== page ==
Though there's been no official word on touring plans for the Broadway mega-hit The Producers, rumors of the tour's itinerary continue to sprout. The latest, from the Pittsburgh Post Gazette, apparently comes from a reliable source: the show's co-librettist Thomas Meehan, who told scribe Chris Rawson that the musical may start its tour in Pittsburgh, PA in September, to be followed by a stint in Cincinnati, OH. Meehan also hinted that he and Brooks would be in Pittsburgh for the launch of the tour, which will likely not be star driven.
A spokesperson for the Broadway Series told Rawson "no contracts have been signed or dates set" and would not confirm the booking, which would presumably play at the Benedum Center or Heinz Hall after Mamma Mia! (Aug. 27-Sept. 8).
Reached Jan. 30, a spokesperson at the T.M.G. marketing firm, which handles the tour, reiterated the organization's decision to treat The Producers differently from most Broadway national tours, which announce a whole slate of cities in one fell swoop: "As most markets confirm their subscription seasons, they'll make their individual announcements. We don't want to steal their thunder on the local level."
That said, the spokesperson said Pittsburgh and Cincinnati are likely cities for the tour, and that several other markets "are close to announcing, probably within the next month." There's no word, however, on casting or financing for the tour
Previously, it's been confirmed that The Producers will make its West Coast debut at San Diego's Civic Theatre on New Year's Eve, though the show's Los Angeles plans remain up in the air. The Los Angeles Times reported Jan. 15 that the producers of The Producers had been eyeing the Ahmanson Theatre but, under the assumption that the musical will be as big a hit in L.A. as it's been in New York and Chicago, they judged the 2,100-seat venue too small to reap the kinds of grosses a mega-hit can generate. Instead, The Producers is now apparently eyeing a 30 week run at the 2,700-seat Pantages Theatre, even though The Lion King is still playing there. (According to the L.A. Times, Pantages temporarily reduced its seating capacity, from 2,704 to 2,261, specifically to ensure that the Julie Taymor tuner would remain a hot ticket and stay put for another year.)
As previously reported, on New Year's Eve 2002, San Diego will get the West Coast premiere of the tuner for a two-week run at the Civic Theatre through Jan. 12, 2003. Tickets at the 2,975-seat Civic will run decidedly less than the the $480 top price for "Inner Circle" ducats at Broadway's St. James Theatre. Broadway/San Diego director Joe Kobryner told the San Diego Union-Tribune the price range for the CA stay will run $34.50-$78.
A report from the Colorado-based Rocky Mountain News notes that Denver Center Attractions, which had hoped to land the musical in 2003, won't see it until spring 2004 at the earliest.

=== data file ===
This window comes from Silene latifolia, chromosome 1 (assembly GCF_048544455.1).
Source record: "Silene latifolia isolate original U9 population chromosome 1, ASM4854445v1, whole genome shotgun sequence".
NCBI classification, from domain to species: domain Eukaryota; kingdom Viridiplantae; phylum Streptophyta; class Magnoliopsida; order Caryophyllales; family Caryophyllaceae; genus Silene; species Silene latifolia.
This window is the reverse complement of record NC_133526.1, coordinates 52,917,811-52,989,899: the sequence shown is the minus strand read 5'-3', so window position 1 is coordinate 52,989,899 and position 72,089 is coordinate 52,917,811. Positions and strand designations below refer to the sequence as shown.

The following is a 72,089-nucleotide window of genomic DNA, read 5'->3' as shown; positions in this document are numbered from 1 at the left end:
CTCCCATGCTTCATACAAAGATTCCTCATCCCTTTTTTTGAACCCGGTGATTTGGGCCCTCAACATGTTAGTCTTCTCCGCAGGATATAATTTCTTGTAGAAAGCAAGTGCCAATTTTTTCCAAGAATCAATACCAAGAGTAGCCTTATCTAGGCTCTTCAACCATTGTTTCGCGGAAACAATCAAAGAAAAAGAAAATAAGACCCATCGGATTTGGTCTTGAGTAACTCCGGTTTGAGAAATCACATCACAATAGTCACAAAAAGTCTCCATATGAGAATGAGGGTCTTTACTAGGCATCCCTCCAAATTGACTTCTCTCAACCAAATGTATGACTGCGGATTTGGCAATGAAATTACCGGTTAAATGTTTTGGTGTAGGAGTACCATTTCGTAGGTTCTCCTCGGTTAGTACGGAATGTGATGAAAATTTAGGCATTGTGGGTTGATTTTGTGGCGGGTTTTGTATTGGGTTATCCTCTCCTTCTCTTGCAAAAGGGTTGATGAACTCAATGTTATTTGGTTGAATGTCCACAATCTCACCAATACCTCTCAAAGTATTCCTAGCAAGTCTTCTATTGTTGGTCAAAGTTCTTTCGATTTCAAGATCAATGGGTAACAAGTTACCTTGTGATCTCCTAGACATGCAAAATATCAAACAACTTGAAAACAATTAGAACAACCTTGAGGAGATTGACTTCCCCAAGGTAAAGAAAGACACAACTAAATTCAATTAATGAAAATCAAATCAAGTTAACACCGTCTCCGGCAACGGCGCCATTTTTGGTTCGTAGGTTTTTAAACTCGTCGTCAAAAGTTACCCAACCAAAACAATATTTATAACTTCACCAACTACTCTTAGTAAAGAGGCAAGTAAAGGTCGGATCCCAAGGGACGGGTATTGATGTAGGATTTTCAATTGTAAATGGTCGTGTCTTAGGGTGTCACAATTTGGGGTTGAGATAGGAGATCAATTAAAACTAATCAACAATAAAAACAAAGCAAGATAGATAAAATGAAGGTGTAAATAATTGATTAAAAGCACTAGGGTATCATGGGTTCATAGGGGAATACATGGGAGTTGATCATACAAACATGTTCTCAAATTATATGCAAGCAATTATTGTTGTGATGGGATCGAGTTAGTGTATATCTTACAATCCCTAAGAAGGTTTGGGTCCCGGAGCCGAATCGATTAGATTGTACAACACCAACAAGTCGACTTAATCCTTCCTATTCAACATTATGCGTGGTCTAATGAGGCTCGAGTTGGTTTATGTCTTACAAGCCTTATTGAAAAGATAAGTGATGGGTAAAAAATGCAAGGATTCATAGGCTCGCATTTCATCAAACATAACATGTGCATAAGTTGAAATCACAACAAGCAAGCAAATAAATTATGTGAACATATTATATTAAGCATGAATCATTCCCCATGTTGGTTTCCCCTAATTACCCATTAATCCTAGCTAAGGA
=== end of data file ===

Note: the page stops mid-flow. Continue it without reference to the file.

The Producers continues to be Broadway's weekly box office champ, with its $480 "Inner Circle" seats helping push grosses regularly past the $1.2 million mark. For the week ending Jan. 27, the show took in $1,252, 479 and sold out 100.9 percent of its seats. The average paid admission was nearly $90.94, more than $5 higher than nearest competitor Mamma Mia!.
The grosses remain strong despite Nathan Lane playing only six performances per week in the show to maintain his vocal health. Both he and co-star Matthew Broderick are contracted only through March 17, so the crunch has long been on to see them before they (presumably) go. No word yet on who will be the next Bialystock and Bloom.
Doing fewer shows seems to be the new currency in theatrical stardom these days, what with Elaine Stritch negotiating to do five shows a week (rather than the standard eight) when her solo reaches Broadway in the spring, and Anne Bancroft and Kevin Bacon both getting shorter-than usual weekly schedules for their upcoming shows. It's a sign that producers are currently showing more willingness to be flexible with stars' schedules, rather than risk not having a show at all.
For two weeks in November 2001, Lane, who won a Tony for playing Max Bialystock in the Mel Brooks-Thomas Meehan tuner, was playing only six performances a week instead of the standard eight. The decision to do this was made after Lane consulted with his doctors; he'd been missing performances sporadically since May.
Lane tried going back to his full, eight-times-a week schedule, but that apparently proved a hindrance to his healing. As such, the actor is doing only six shows a week, missing the Wednesday and Saturday matinees. According to Barlow-Hartman office spokespersons, the most recent decision was made "in an effort to continue to heal the chronic vocal fatigue that [Lane] has been suffering from for the past several months." Brad Oscar, Lane's understudy, will continue to play Max Bialystock when Lane is out. Oscar normally plays Nazi playwright Franz, a role that is now covered by Jim Borstelmann.
The first high-profile instances of reduced performances in recent times came during Patti LuPone's stint in Evita and then when Miss Saigon first opened, and Lea Salonga, to preserve her voice and strength, was contracted to play Kim for only six shows per week.
For tickets and information on The Producers at the St. James Theatre, call (212) 239-5800. For Broadway Inner Circle tickets, call (212) 563-2929.